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Going into Toshio Lee’s “Struggling Man,” whose title hero is a stressed supermarket worker, I imagined something in the line of “Supermarket Woman,” Juzo Itami’s 1996 comedy that knowingly dissects the ins and outs of the retail game. I should have known better. Lee, a veteran maker of commercial comedies including 2018’s “When I Get Home, My Wife Always Pretends to Be Dead,” may have taken a more serious, if sentimental, turn with his new film, but he once again delivers his usual brand of high volume, broad strokes humor. Itami-esque smart black comedy is not in Lee’s creative DNA.

That doesn’t mean he and scriptwriter Fumi Tsubota have brushed over the nuts and bolts of their protagonist’s business in adapting comedian Shiro Tsubuyaki’s novel of the same Japanese title for the screen. After 25 years of inching up the promotion ladder to assistant manager at Umeya Supermarket, Haruo Izawa (Ken Yasuda) knows how to turn a potential disaster — a subordinate’s botched order for 5,000 packages of sōmen noodles — into a triumph of canny marketing, with limited-time sales that makes products fly off shelves.

The store’s portly, good-natured manager calls him the store’s “pillar,” but when the manager suddenly dies of a stroke, Haruo isn’t promoted to take his place. Instead, the position goes to a nerdy accountant dispatched from headquarters who knows nothing about selling groceries beyond crunching numbers. That, I thought, sounds depressingly real enough.

Struggling Man (Watashi wa Ittai Nanito Tatakatteiru no Ka)
Rating
Run Time 114 mins.
Language Japanese
Opens Dec. 17

However, rather than focusing on Haruo’s struggle for recognition and success, the story shifts to his personal woes. As a loving husband to the understanding Ritsuko (Eiko Koike) and indulgent father to three children, Haruo seems to enjoy a wonderful family life that compensates for his professional frustrations. But when his eldest, Koume (Yui Okada), suddenly announces her engagement to a towering hunk (Shuhei Nogae, known by his stage name Sway), Haruo senses his fatherly dignity being threatened. To make matters worse, he feels the foundations of his marriage shake when an envelope from Ritsuko’s ex-boyfriend arrives, especially since she does not immediately share its contents.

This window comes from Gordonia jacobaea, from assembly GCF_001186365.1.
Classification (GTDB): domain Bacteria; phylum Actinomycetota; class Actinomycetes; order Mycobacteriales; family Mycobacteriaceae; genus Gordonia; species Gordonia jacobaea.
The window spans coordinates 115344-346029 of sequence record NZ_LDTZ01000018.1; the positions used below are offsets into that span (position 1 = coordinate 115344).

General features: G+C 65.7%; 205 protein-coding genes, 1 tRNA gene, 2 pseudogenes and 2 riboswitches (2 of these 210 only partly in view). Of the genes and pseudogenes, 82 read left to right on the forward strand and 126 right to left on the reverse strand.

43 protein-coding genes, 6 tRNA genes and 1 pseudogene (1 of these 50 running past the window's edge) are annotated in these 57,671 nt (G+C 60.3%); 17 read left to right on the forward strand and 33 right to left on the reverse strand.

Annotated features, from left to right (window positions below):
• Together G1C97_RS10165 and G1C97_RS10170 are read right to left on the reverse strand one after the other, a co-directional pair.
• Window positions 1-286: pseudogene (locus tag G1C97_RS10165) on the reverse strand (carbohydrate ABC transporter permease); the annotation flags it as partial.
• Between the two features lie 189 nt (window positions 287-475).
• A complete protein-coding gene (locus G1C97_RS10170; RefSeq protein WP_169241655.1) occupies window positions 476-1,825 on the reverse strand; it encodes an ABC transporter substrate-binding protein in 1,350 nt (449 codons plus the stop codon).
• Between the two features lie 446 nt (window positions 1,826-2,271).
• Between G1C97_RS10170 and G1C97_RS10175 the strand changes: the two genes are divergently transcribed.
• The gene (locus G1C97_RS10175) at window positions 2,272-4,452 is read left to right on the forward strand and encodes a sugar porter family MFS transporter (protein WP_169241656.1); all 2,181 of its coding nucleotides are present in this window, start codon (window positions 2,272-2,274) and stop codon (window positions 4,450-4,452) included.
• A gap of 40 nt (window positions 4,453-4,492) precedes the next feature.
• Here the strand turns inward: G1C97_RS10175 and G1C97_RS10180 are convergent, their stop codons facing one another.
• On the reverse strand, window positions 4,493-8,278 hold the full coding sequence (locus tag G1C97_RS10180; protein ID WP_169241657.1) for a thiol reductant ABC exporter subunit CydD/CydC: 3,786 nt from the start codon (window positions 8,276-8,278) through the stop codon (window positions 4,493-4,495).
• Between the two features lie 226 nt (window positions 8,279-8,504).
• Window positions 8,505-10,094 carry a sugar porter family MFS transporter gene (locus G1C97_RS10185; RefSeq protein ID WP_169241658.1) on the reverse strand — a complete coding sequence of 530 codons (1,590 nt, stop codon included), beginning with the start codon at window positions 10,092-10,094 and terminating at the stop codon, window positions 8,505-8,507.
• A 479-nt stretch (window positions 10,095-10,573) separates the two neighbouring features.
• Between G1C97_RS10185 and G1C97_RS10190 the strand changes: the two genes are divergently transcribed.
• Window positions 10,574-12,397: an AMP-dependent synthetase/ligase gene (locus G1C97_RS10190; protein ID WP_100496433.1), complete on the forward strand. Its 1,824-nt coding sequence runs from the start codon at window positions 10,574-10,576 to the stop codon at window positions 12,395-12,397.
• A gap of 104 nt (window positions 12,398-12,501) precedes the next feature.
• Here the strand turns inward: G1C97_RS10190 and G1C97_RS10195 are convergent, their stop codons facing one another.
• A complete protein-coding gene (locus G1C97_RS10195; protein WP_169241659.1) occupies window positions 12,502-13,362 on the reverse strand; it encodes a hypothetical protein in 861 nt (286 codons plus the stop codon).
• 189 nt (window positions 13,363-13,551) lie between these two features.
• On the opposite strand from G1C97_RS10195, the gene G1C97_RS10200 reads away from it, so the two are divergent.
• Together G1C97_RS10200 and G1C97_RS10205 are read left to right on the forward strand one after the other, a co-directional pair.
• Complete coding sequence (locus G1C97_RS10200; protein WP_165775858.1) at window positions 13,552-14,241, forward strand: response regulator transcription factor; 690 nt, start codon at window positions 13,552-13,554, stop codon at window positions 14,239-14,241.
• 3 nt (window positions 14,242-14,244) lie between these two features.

Haruo narrates his insecurities and anxieties in an endless inner monologue that is meant to be amusing but is mainly annoying, while almost everyone else plays strenuously to stereotypes — a style familiar from Lee’s previous work, though hardly limited to him.

Although he is framed as an average middle-aged company man and paterfamilias, Haruo is revealed to be a sort of secular saint, if one prone to self-defeating doubts. He may eat a lonely bowl of curry rice every night at a diner run by an unsmiling old woman (which raises the question of how he finds room for Ritsuko’s home cooking), but this odd ritual is offset by his genuine concern for others, which at times borders on self-sacrificing masochism. Despite being passed over for the promotion, his first thought is to make the new manager, whom the other store employees hate on sight, somehow succeed.

Yasuda, a past Lee collaborator who is often cast as a bumbling yet loveable underdog, strives to make Haruo more than a collection of cliches, but the sappiness of the story and Haruo’s lack of anything resembling a spine finally defeat him.

Itami’s heroines, regularly played by wife Nobuko Miyamoto, could drill through men’s false fronts and lies with contemptuous ease, her spunky housewife who rescues a failing store in “Supermarket Woman” being Exhibit A. Watching “Struggling Man,” I missed her more than ever.

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